In a meeting of the UN security council in May, Nicaragua’s UN ambassador said that the UN charter does not include any reference to the right of humanitarian intervention, but considers the respect of sovereignty to be paramount. She wondered how civilians will be protected by bombing them. She also asked where the determination of the security council was when it came to protecting the heroic, victimised Palestinian population.
Palestine is a useful way to look at how Latin America foreign policy is developing much more independently. The hegemony that the US once exercised over its backyard is almost broken, and nothing illustrates this better than the issue of Palestine.
UNASUR, the Union of South American Nations, has been meeting since 2004. It passed a constitutional treaty in 2008, which came into force this March: it is a legal body whose economic, political and foreign policy powers will grow. The wave of countries in Latin America recognising Palestine stemmed directly from talks last year between UNASUR and the League of Arab States. Since the New Year, Argentina, Bolivia, Brazil, Ecuador, Guyana, Paraguay, Suriname and Uruguay have all recognised Palestine, within the 1967 green line armistice borders. They joined Costa Rica, Cuba, Nicaragua and Venezuela, who had already recognised Palestine. Chile and Peru, with more right-wing governments, have also recognised Palestine, but without referring to borders. What was the US response to the wave of Palestinian recognition? They called it “counter-productive”. Counter-productive for whom?
The New World
A few words on the US relationship with Latin America, and the Obama presidency. President Lula of Brazil said at the end of last year, as he handed over power, that he would like the relationship of the United States with Latin America to be different: “The Americans don’t have an optimistic vision of Latin America. They have always related as an empire to poor countries. This vision needs to change. The truth is that nothing has changed in the United States’ vision for Latin America. I view that with sadness.”
There are now a number of regional groupings in Latin America which offer both economic and political challenges to the traditional powers. The most radical is the ALBA – the “Bolivarian Alliance for the Peoples of Our Americas”. In 2008, the ALBA countries, which include Cuba, Bolivia, Nicaragua and Venezuela, signed the People’s Trade Agreement which it said “protects our countries from the depredation of transnational capital, foments the development of our economies, and constitutes a space liberated from the imperatives of global and financial institutions and the monopoly of the dollar as the currency for trade and reserves.”
The theoretical basis for the People’s Trade Agreement is a rejection of the two previous models of development in Latin America: the opening up of economies to multinational investment, or the de-linking of Latin American economies through import-substitution industrialisation, both of which failed the continent. ALBA proposes regional de-linking, which it hopes will provide individual countries with enough markets to allow them to develop, while at the same time economic activity is co-ordinated across boundaries.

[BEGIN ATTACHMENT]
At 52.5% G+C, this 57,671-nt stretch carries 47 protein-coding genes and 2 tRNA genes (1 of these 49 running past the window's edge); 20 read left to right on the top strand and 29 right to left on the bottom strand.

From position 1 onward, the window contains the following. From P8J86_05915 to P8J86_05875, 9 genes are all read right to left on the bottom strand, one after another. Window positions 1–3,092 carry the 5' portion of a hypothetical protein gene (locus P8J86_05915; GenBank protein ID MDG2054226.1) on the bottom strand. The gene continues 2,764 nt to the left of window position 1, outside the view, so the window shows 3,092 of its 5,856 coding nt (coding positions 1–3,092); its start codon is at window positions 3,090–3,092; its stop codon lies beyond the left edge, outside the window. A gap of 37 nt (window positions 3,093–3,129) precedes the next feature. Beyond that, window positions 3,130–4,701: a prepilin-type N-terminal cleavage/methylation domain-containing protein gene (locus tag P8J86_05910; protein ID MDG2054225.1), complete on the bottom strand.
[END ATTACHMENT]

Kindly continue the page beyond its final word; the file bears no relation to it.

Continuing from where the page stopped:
ALBA is developing a number of practical mechanisms, including the setting up of a regional currency, the Sucre. What it is not about is using Venezuelan oil money to support Hugo Chavez’s friends. In fact, Venezuelan oil is available on preferential terms through a different mechanism, PetroCaribe, which includes many countries that are neither members of ALBA nor particularly left-wing.
What does this mean for a country like Nicaragua, one of the poorest countries in Latin America? Here’s a brief summary of what ALBA has helped Nicaragua achieve under the Sandinista government. The Roof Plan aims to improve the houses of 250,000 families. 150,000 have received corrugated iron and nails already. The plan is funded by ALBA.
Zero Hunger is on target. It will support 75,000 families over five years to help them enter the rural economy. $150 million is being spent, in the form of animals, seeds, a biodigester and training and advice. Funding comes from the ALBA and bilateral and multilateral agencies. A similar model is being used for Zero Usury. 80,000 women are receiving small loans (about $200) in a micro-credit scheme to help set up small businesses. ALBA and other countries have provided the finance.
ALBA is also supporting the re-paving of roads in the Streets for the People programme, and funds new homes in the Houses for the People. Because of these and other initiatives, Daniel Ortega looks likely to win the presidential election being held in November.
Many had speculated that the left had run out of steam in Latin America, but the most recent elections in June, held in Peru, saw them make more gains. The vote saw Ollanta Humala win the presidency at the second attempt. His success will be a bitter blow for the media and elites who backed his opponent, and for US policy makers, who saw Peru, along with Chile and Colombia, as their only political allies in the region.